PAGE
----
Since its release in April 2021, the draft AI regulations (the “Regulations”), also referred to as the EU AI Act, have acted as a catalyst of legal, political, and societal developments within the field of AI. Forming the basis of many of the developing trends for AI in the European Union, the Regulations have received extensive feedback from stakeholders of all forms and functions, often with positive developments made (as was the case with the very definition of AI).
What remains constant in the shifting sands for AI in Europe is that the Regulations are set to stay and form the foundations for which man and machine are set to interact. While, understandably, there is a substantial level of restrictions contained within the Regulation, the provisions equally set out a number of initiatives to encourage the use and development of AI. One such initiative is the use of regulatory ‘sandboxes’ to allow stakeholders the chance to build, and develop, in the safety of regulatory isolation, without the substantial repercussions they would otherwise face should they fall foul of the Regulations once enacted.
Taking full advantage of this positive initiative, on the 27 June, the government of Spain announced at an event alongside the European Commission that they were to begin piloting the first (likely of many) regulatory sandbox on AI.
What is a regulatory sandbox?
As the European Commission puts it, a regulatory sandbox is a way to connect innovators and regulators by providing a controlled environment for them to interact and develop their operations. This will therefore permit them to develop, test, and validate AI systems with a view of ensuring compliance with the Regulations when they come into effect. On the other side of the spectrum, regulators are able to see the bottlenecks and sticking points of the way a regulation behaves in its current form. Changes can therefore be made as needed, after having extensive feedback and testing carried out by the involved parties. Much like a sandcastle, if a process is consistently incompatible with the Regulations, or the Regulations are found to be unsuitable in practice, they can be sculpted and remoulded to better meet the needs of the EU.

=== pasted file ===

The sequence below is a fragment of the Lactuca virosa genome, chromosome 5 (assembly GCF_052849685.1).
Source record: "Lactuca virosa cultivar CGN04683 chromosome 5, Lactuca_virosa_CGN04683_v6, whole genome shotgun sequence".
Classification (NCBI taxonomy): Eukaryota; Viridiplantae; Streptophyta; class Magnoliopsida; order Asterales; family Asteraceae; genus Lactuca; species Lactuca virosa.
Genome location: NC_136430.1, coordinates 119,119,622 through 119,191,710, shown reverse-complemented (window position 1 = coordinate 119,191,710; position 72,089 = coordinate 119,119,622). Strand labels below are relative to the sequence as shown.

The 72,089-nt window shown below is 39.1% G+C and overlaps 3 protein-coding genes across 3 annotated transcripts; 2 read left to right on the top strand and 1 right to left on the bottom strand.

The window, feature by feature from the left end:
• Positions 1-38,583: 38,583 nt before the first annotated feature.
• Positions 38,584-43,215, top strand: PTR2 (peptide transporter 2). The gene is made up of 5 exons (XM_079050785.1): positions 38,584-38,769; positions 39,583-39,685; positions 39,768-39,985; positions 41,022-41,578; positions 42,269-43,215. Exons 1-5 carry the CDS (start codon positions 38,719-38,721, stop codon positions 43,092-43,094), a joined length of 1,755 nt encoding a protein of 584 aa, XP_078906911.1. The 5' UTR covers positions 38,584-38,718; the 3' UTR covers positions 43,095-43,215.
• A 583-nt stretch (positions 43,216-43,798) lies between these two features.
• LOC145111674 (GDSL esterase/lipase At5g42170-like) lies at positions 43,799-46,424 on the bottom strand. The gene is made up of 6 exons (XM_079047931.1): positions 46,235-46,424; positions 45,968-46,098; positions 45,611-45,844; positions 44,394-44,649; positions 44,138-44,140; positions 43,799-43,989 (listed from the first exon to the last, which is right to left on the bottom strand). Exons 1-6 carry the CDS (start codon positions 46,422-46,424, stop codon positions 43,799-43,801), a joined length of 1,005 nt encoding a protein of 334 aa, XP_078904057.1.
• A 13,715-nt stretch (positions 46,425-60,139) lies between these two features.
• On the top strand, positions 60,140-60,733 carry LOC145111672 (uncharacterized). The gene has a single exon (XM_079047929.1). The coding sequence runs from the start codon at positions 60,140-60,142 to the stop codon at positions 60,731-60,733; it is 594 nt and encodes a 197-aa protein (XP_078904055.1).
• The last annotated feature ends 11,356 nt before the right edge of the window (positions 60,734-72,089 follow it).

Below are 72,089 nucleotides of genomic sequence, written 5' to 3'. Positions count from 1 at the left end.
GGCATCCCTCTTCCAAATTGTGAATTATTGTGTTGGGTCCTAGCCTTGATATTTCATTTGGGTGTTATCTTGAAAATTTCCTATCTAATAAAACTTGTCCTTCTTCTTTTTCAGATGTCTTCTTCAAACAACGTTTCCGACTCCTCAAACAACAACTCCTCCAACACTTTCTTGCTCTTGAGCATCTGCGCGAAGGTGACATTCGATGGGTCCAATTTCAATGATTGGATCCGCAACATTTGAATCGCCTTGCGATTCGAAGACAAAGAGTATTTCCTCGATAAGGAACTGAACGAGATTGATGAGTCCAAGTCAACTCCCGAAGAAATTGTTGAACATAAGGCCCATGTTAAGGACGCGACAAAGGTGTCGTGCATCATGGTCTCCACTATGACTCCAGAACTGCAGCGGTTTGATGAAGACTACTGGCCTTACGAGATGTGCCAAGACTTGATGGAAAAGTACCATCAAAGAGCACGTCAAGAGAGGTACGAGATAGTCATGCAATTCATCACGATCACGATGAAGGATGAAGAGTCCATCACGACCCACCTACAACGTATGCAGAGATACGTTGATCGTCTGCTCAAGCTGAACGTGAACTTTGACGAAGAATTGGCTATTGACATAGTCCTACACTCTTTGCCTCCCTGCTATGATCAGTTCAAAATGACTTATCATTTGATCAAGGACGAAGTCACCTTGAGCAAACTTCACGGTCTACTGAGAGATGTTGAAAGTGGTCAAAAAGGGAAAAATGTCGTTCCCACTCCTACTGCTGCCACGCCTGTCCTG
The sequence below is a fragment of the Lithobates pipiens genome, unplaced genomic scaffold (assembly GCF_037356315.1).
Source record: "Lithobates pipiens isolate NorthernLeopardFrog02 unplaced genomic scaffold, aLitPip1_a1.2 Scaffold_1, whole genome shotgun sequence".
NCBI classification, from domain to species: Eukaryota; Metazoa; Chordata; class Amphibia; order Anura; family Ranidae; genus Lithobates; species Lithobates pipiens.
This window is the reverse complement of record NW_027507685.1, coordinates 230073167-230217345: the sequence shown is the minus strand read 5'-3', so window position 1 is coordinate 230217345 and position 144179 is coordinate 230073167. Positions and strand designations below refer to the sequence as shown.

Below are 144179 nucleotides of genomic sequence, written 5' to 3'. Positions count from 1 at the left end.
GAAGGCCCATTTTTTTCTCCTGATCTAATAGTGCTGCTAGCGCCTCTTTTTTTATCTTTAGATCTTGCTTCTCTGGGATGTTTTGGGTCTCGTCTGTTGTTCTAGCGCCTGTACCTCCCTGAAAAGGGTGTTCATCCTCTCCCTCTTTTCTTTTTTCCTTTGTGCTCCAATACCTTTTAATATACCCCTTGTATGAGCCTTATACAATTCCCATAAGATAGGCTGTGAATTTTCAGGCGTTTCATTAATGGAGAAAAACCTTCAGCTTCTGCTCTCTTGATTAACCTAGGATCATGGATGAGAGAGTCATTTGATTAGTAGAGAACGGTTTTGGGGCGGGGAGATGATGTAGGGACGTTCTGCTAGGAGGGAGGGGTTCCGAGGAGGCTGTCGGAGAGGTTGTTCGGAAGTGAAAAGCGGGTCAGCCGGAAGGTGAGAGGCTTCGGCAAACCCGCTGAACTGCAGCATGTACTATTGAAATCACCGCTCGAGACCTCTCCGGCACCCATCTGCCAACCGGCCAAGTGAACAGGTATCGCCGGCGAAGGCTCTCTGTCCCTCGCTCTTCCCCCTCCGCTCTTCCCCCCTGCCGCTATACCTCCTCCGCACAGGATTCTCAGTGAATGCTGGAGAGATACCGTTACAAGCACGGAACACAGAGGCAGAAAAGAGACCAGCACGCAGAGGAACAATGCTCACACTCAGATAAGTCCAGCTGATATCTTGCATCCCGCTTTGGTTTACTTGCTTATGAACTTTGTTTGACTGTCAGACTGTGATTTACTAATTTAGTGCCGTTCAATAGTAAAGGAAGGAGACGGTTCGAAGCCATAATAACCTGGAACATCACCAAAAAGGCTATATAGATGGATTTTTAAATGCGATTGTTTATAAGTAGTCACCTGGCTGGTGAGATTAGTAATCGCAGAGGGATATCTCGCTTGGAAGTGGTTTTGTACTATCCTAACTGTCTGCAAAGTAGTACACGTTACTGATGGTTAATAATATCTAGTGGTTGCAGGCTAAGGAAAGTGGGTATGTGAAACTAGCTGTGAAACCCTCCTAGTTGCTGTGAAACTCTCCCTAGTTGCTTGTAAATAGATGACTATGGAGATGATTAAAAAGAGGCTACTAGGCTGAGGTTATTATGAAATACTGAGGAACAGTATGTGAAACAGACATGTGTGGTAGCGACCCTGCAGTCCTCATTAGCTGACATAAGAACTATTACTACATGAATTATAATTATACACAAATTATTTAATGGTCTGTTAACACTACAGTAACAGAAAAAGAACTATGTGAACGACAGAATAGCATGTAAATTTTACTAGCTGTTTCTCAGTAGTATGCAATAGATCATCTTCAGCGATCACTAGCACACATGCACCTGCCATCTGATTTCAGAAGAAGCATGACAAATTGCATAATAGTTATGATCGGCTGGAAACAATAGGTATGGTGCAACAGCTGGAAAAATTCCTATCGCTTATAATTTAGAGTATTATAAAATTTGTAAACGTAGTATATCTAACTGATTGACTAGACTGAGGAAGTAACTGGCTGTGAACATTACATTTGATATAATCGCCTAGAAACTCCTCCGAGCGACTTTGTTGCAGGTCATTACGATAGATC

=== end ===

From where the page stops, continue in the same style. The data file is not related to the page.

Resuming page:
What benefit is expected?
The pilot initiated by the Spanish government is set to look at operationalising the requirements of the Regulations, alongside other features, such as conformity assessments and post-market activities.
The initiative is expected to create “easy-to-follow, future-proof best practice guidelines”, alongside an array of other practical guides and materials. These are expected to assist companies, particularly SMEs and start-ups reach, compliance with the provisions of the Regulations.
It is also expected that the results of the pilot will create guidance on methods to control and monitor compliance that can be used by each individual Member State’s national authorities.
When can stakeholders start building?
Testing is set to commence in October 2022 and the results are expected to be published in the second half of 2023. The experience collected from this sandbox will be presented in the form of newly developed ‘good practices’ and ‘implementation guidelines’ that will be made available to all Member States and the European Commission in anticipation for the full implementation of the Regulations.
Boston Global Forum (BGF), Club de Madrid and AI World Society (AIWS) established the Global Alliance for Digital Governance (GADG) in September 2021. This is a part of the Social Contract for the AI Age, Framework for AI International Accord, and Remaking the World – Toward an Age of Global Enlightenment.